APPELLATE COURT OF ILLINOIS, THIRD DISTRICT
514 N.E.2d 797, 161 Ill. App. 3d 244, 113 Ill. Dec. 15 1987.IL.1597
Appeal from the Circuit Court of Fulton County; the Hon. Richard C. Ripple, Judge, presiding.
JUSTICE WOMBACHER delivered the opinion of the court. BARRY, P.J., and STOUDER, J., concur.
DECISION OF THE COURT DELIVERED BY THE HONORABLE JUDGE WOMBACHER
On October 26 and 28 of 1985, uniform traffic citations charged the defendant, Rollin Rumler, with leaving the scene of a personal injury accident and with two counts of driving under the influence of alcohol (Ill. Rev. Stat. 1985, ch. 95 1/2, pars. 11-401(a), 11-501(a)(1), (a)(2), respectively). The arresting officer set the defendant's first appearance on November 8. On that date, the defendant appeared specially and orally moved to dismiss the citations pursuant to Supreme Court Rule 504 (107 Ill. 2d R. 504). Defendant's attorney informed the court that he intended to file a written motion to dismiss the citations. The court continued the cases generally.
In his motion to dismiss, filed November 22, 1985, the defendant alleged that setting his first appearance date 13 days after his arrest violated Supreme Court Rule 504. At the December 11 hearing on the defendant's motion, the arresting officer testified to miscalculating the defendant's appearance date. The court found insufficient evidence that a proper appearance date was impracticable. Thus, the court allowed the defendant's motion.
At that time the State announced that informations charging the defendant with the same offenses as the previous citations had been filed on December 5, 1985. On January 10, 1986, the defendant filed a written motion to dismiss the informations alleging that the trial court's order of December 11, 1985, precluded the State from proceeding on the informations. The court on January 29, 1986, after hearing, took the defendant's motion to dismiss under advisement and subsequently denied said motion on March 18, 1986, and set the cause for trial. Following a jury trial, the defendant was convicted of driving under the influence of alcohol and was admitted to court supervision.
The defendant appeals, arguing that the dismissal of the citations on December 11, 1985, was a decision on the merits, pursuant to Rule 504, that barred further prosecution. We disagree.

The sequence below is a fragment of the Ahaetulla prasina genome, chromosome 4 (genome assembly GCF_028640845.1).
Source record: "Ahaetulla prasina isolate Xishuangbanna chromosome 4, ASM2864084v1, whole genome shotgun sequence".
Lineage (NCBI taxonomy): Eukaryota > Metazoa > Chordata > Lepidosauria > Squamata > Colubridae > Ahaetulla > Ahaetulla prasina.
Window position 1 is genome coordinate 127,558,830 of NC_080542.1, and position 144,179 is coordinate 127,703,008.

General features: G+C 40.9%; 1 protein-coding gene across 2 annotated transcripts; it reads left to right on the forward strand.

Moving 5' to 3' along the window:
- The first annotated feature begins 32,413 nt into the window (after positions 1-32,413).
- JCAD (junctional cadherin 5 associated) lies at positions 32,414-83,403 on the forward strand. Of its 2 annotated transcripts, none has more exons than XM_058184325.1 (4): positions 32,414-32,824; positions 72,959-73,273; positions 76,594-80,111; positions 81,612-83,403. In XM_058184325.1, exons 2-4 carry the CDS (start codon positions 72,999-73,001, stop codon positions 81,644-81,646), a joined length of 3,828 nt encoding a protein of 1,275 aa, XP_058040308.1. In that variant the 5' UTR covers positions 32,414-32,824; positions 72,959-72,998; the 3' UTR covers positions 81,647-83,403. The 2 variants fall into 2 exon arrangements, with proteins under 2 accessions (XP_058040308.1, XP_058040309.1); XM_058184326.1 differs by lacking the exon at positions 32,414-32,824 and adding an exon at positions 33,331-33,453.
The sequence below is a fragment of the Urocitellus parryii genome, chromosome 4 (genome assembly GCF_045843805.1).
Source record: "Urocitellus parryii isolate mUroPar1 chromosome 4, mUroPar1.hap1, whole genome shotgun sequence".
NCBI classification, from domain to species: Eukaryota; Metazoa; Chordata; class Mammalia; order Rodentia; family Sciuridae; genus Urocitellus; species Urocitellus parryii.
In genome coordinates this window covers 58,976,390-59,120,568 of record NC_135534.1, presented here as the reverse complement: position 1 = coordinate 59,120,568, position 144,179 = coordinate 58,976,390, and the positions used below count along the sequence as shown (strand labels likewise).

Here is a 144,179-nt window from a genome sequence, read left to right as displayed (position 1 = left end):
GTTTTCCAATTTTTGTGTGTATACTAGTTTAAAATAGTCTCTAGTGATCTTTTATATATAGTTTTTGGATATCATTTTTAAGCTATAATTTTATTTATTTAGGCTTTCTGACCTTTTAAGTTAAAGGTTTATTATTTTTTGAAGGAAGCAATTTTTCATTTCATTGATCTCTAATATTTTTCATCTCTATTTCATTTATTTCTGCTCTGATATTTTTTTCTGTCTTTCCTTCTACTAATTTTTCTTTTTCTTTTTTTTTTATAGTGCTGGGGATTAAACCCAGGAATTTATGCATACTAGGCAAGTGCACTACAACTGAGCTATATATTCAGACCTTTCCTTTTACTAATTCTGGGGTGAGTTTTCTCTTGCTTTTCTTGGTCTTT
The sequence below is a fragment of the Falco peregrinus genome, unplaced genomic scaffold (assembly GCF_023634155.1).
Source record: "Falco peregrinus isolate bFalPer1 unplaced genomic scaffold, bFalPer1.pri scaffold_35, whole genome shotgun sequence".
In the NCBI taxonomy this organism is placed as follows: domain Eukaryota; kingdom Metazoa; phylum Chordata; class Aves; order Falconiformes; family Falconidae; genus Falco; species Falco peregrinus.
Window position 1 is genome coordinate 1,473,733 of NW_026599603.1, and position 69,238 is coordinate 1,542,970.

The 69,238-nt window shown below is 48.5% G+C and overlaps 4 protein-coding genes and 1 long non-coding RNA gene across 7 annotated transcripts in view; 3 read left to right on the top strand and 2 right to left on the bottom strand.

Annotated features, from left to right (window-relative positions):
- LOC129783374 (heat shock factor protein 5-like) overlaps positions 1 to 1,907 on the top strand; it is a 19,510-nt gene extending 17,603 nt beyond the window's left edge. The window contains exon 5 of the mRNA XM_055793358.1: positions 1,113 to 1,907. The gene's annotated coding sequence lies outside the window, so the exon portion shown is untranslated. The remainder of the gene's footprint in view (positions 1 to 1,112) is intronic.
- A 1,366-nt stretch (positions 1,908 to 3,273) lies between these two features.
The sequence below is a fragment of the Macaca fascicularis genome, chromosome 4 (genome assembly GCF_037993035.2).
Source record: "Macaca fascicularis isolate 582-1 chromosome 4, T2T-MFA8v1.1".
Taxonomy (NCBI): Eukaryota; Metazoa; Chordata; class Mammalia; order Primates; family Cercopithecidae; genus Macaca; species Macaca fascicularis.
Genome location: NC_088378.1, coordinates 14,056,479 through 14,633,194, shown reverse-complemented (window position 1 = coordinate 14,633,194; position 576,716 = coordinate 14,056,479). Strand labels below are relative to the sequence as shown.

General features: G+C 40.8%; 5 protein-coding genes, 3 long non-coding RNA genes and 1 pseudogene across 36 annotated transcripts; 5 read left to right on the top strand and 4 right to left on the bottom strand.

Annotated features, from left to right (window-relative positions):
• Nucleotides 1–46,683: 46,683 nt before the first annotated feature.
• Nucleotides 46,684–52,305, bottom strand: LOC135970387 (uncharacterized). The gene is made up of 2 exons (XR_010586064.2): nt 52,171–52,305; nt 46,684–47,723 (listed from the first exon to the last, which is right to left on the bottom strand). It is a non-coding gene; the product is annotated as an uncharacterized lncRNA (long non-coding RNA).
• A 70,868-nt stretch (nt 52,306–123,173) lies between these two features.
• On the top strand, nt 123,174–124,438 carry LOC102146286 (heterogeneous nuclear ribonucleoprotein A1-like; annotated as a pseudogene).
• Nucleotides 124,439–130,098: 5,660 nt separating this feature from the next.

Supreme Court Rule 504 provides: (1) that whenever practicable, an accused's appearance date shall be neither less than 14 nor more than 49 days from the arrest; and (2) that an accused who appears and pleads not guilty to an alleged traffic offense should be granted a trial on the merits of his appearance date. (107 Ill. 2d R. 504.) The purpose of Rule 504 is to avoid multiple court appearances for traffic defendants and to afford such defendants a Disposition on the merits on their appearance date unless, pursuant to Rule 505 (107 Ill. 2d R. 505), they file notice of intent to plead not guilty and/or to demand a jury trial. In that event, a Disposition on the merits shall occur on the new trial date. People v. Nelson (1974), 18 Ill. App. 3d 628, 310 N.E.2d 174.
An accused who appears and pleads not guilty to an alleged traffic offense, if ready for trial, is entitled to a trial or a Disposition on the merits on the first appearance date or the trial date set according to Rule 505. (107 Ill. 2d R. 505.) Dismissal for the State's failure to proceed is, therefore, a final Disposition on the merits that bars further proceedings. (18 Ill. App. 3d 628, 310 N.E.2d 174.) The State may not then circumvent Rules 504 and 505 by subsequently filing criminal complaints. (People v. Mears (1980), 84 Ill. App. 3d 265, 405 N.E.2d 443.) To allow such proceedings would violate the purpose of Rule 504 by repeatedly forcing defendants into court on the same charge. People v. Nelson (1974), 18 Ill. App. 3d 628, 310 N.E.2d 174.
We find that the instant dismissal was not a Disposition on the merits contemplated by Rule 504. The defendant neither pleaded nor answered ready for trial on his first appearance date. He only objected and announced his intent to move to dismiss due to the improper appearance date. Since the defendant neither sought a Disposition on the merits nor subsequently filed a Rule 505 notice of intent to plead not guilty and/or demand a jury trial, the State neither refused to proceed nor denied the defendant a timely trial. A special and limited appearance does not meet the requirements of either Rule 504 or Rule 505. Hence, the dismissal of the defendant's citations was not a Disposition on the merits that barred further prosecution.
Accordingly, the judgment of the circuit court of Fulton ...